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How Police Can Use Your DNA to Solve Crimes Without Consent

3 Oct 2022 2:07 PM | Anonymous

It was December of 2014, and Michael Usry had no idea why a pair of Louisiana State police officers showed up at his New Orleans home, asking him to accompany them to the precinct for questioning.

He was even more confused when an FBI agent asked to swab his cheek for DNA.

“They wouldn’t tell me anything,” Usry, now 43, tells The Post. “I was like, ‘Am I being accused of a crime? Do I need a lawyer?’ ”

It was only later that Usry, a low-budget filmmaker, learned he was a suspect in the 1996 murder of 18-year-old Angie Dodge. There were a few things that pointed to him: He’d visited Idaho Falls, Idaho, where the victim was killed, during the same time frame of the murder. He had directed a 2010 film called “Murderabilia,” which — according to the search warrant — “dealt with some sort of homicide or killings.”

But the main reason cops showed up on Usry’s doorstep was his DNA. When genetic evidence from the crime scene didn’t match anything in the national law-enforcement database, the police ran a familial DNA search on, the world’s largest for-profit genealogy company.

They found a close match between semen found at the murder scene and the DNA of Usry’s dad, who had donated his saliva to Ancestry as part of a genealogy project with his church. When the elder Usry was deemed too old to be a suspect, it led detectives to his son. Although the younger Usry had never used Ancestry or any other genealogy service, his dad’s DNA was enough for a judge to issue a warrant.

Even after Usry’s DNA was tested and his name cleared — which took weeks — he didn’t rest easy.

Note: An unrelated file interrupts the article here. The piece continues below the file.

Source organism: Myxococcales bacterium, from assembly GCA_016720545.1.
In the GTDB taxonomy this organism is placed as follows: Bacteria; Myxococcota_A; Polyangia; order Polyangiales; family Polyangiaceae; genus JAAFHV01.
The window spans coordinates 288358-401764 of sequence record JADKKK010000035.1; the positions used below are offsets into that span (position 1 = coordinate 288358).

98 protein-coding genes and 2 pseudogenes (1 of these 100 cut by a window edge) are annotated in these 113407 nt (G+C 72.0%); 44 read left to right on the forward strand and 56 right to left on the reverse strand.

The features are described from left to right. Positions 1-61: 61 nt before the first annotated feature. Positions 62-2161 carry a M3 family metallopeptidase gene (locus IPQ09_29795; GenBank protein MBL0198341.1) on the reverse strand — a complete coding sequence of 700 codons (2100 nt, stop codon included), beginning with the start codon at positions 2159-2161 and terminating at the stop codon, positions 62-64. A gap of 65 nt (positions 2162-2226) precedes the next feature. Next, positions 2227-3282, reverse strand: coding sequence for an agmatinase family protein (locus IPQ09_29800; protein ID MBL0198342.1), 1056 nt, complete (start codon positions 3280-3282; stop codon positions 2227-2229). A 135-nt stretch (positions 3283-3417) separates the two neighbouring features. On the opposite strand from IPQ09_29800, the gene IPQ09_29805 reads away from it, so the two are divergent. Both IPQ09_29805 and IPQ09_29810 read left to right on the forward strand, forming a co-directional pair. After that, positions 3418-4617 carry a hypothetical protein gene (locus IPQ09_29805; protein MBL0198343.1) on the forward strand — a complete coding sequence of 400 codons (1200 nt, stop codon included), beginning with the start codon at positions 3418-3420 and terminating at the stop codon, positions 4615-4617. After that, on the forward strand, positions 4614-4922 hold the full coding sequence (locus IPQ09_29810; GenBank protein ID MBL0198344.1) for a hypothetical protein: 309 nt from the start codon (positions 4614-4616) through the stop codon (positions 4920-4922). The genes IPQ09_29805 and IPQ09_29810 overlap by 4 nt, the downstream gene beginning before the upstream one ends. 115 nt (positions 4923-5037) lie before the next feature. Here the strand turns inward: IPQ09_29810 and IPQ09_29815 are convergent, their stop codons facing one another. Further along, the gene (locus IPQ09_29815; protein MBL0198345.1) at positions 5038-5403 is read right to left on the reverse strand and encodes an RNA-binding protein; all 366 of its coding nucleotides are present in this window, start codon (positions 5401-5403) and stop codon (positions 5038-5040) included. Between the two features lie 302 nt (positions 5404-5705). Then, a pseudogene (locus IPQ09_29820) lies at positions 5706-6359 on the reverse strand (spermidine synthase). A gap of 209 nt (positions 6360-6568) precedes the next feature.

You can read more in an article by Eric Spitznagel and published in the New York Post web site at:


  • 4 Oct 2022 10:28 AM | Anonymous
    Facts matter! This is an old story, poorly written and resurrected by the NYPost tabloid. You do your readers a great disservice by broadcasting it further, and owe us an apology and clarification. Please read Judy Russell's blog post from FIVE YEARS AGO and judge for yourself:
    Link  •  Reply
  • 4 Oct 2022 10:29 AM | Anonymous
    Correction: Judy's post was SEVEN years ago.
    Link  •  Reply
  • 4 Oct 2022 1:21 PM | Anonymous
    Dick, I wish you had provided the link to the Legal Genealogist to accompany your article. It answers a lot of questions raised by your article. I have no problem with the police using my DNA results as long as they proceed as the police in this case did. This is the first time I've encountered information on EOGN that seems sensational. Please "just give us the facts man".
    Link  •  Reply
    • 10 Oct 2022 9:46 AM | Anonymous
      ---> Dick, I wish you had provided the link to the Legal Genealogist to accompany your article.

      As I understand it, the article written by the Legal Genealogist was published years ago where as the article I referenced was written a few days ago. When referencing other articles, I generaly refer to current news, not to older articles.
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